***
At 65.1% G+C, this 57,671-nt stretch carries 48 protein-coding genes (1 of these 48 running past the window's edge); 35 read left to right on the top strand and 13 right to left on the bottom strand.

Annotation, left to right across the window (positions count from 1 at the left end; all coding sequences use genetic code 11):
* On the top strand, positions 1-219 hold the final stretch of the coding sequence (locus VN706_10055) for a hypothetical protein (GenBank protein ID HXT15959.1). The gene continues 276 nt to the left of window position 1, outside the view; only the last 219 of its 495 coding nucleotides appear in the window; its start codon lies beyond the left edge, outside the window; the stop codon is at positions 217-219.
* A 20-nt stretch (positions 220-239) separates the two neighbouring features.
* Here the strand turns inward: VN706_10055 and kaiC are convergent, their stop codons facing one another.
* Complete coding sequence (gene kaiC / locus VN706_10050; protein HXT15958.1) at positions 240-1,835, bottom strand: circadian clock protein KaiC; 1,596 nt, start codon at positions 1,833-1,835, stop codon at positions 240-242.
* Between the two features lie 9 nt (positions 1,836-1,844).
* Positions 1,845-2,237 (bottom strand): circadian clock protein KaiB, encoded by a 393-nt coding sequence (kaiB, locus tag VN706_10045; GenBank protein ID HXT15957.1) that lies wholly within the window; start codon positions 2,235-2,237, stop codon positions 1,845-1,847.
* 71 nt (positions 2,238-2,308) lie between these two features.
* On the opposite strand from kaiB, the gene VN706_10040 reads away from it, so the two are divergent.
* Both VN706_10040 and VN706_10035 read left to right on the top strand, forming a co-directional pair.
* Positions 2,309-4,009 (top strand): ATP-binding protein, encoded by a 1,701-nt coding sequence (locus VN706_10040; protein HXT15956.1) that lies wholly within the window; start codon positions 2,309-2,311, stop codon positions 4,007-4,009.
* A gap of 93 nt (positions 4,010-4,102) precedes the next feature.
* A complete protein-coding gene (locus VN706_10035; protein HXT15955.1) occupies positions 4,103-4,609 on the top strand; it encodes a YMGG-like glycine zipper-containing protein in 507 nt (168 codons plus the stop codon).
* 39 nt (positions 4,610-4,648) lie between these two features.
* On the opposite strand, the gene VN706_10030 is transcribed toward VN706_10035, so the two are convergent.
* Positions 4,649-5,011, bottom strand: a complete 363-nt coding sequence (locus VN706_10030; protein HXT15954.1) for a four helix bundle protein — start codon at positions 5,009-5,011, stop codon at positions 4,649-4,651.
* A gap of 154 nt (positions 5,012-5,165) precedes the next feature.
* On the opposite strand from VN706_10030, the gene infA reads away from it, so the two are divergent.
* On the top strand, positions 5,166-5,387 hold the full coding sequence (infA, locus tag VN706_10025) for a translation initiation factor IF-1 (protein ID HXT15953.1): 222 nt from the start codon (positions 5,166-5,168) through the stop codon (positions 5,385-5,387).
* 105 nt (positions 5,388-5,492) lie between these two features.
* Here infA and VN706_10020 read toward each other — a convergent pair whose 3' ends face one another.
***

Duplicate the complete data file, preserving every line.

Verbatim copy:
At 65.1% G+C, this 57,671-nt stretch carries 48 protein-coding genes (1 of these 48 running past the window's edge); 35 read left to right on the top strand and 13 right to left on the bottom strand.

Annotation, left to right across the window (positions count from 1 at the left end; all coding sequences use genetic code 11):
* On the top strand, positions 1-219 hold the final stretch of the coding sequence (locus VN706_10055) for a hypothetical protein (GenBank protein ID HXT15959.1). The gene continues 276 nt to the left of window position 1, outside the view; only the last 219 of its 495 coding nucleotides appear in the window; its start codon lies beyond the left edge, outside the window; the stop codon is at positions 217-219.
* A 20-nt stretch (positions 220-239) separates the two neighbouring features.
* Here the strand turns inward: VN706_10055 and kaiC are convergent, their stop codons facing one another.
* Complete coding sequence (gene kaiC / locus VN706_10050; protein HXT15958.1) at positions 240-1,835, bottom strand: circadian clock protein KaiC; 1,596 nt, start codon at positions 1,833-1,835, stop codon at positions 240-242.
* Between the two features lie 9 nt (positions 1,836-1,844).
* Positions 1,845-2,237 (bottom strand): circadian clock protein KaiB, encoded by a 393-nt coding sequence (kaiB, locus tag VN706_10045; GenBank protein ID HXT15957.1) that lies wholly within the window; start codon positions 2,235-2,237, stop codon positions 1,845-1,847.
* 71 nt (positions 2,238-2,308) lie between these two features.
* On the opposite strand from kaiB, the gene VN706_10040 reads away from it, so the two are divergent.
* Both VN706_10040 and VN706_10035 read left to right on the top strand, forming a co-directional pair.
* Positions 2,309-4,009 (top strand): ATP-binding protein, encoded by a 1,701-nt coding sequence (locus VN706_10040; protein HXT15956.1) that lies wholly within the window; start codon positions 2,309-2,311, stop codon positions 4,007-4,009.
* A gap of 93 nt (positions 4,010-4,102) precedes the next feature.
* A complete protein-coding gene (locus VN706_10035; protein HXT15955.1) occupies positions 4,103-4,609 on the top strand; it encodes a YMGG-like glycine zipper-containing protein in 507 nt (168 codons plus the stop codon).
* 39 nt (positions 4,610-4,648) lie between these two features.
* On the opposite strand, the gene VN706_10030 is transcribed toward VN706_10035, so the two are convergent.
* Positions 4,649-5,011, bottom strand: a complete 363-nt coding sequence (locus VN706_10030; protein HXT15954.1) for a four helix bundle protein — start codon at positions 5,009-5,011, stop codon at positions 4,649-4,651.
* A gap of 154 nt (positions 5,012-5,165) precedes the next feature.
* On the opposite strand from VN706_10030, the gene infA reads away from it, so the two are divergent.
* On the top strand, positions 5,166-5,387 hold the full coding sequence (infA, locus tag VN706_10025) for a translation initiation factor IF-1 (protein ID HXT15953.1): 222 nt from the start codon (positions 5,166-5,168) through the stop codon (positions 5,385-5,387).
* 105 nt (positions 5,388-5,492) lie between these two features.
* Here infA and VN706_10020 read toward each other — a convergent pair whose 3' ends face one another.